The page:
Practice deep or diaphragmatic breathing
Many people feel that breathing through their chests or upper bodies is good enough. While shallow breathing can be helpful at times, it can exhaust the upper chest and lungs. Practicing deep or diaphragmatic breathing prevents dizziness and nausea. It can also help the runner take in the appropriate amount of oxygen.
Learn breathing through the nose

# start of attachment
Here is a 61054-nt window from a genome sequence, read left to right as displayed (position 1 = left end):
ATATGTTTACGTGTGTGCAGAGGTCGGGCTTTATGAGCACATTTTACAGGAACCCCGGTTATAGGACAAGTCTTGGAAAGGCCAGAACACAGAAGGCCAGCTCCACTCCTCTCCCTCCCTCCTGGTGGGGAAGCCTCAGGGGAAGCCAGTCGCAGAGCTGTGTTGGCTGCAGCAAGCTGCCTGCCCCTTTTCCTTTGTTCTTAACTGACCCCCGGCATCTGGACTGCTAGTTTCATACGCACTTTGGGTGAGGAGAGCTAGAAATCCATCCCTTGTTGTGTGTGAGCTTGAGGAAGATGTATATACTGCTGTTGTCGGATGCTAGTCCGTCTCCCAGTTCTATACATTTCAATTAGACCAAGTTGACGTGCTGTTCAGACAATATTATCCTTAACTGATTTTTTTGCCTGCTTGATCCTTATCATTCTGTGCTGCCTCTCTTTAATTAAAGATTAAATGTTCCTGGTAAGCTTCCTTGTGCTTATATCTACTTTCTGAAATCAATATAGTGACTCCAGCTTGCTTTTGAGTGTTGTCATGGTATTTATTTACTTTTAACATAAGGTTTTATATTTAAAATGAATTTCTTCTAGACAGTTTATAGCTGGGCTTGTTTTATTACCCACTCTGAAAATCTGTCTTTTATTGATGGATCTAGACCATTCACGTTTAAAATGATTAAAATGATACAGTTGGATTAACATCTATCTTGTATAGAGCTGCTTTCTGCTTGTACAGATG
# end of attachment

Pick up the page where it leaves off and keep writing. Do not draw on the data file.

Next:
Breathing through the nose helps runners breathe deeply and efficiently. People who run in cooler temperatures could experience dry air that can lead to asthma-like symptoms (e.g. coughing and wheezing). The human lungs work best with moist air, and breathing through the nose makes it possible to take in the moist air. It also filters out air impurities.
Match breathing to steps
Think of breathing and running as a dancing routine. Tempo and timing are important in breathing and running. For easy-paced jogs, try inhaling for three to four steps, and exhaling in the same number of steps. For intense runs, try breathing in for one to two steps, and exhaling at the same pace.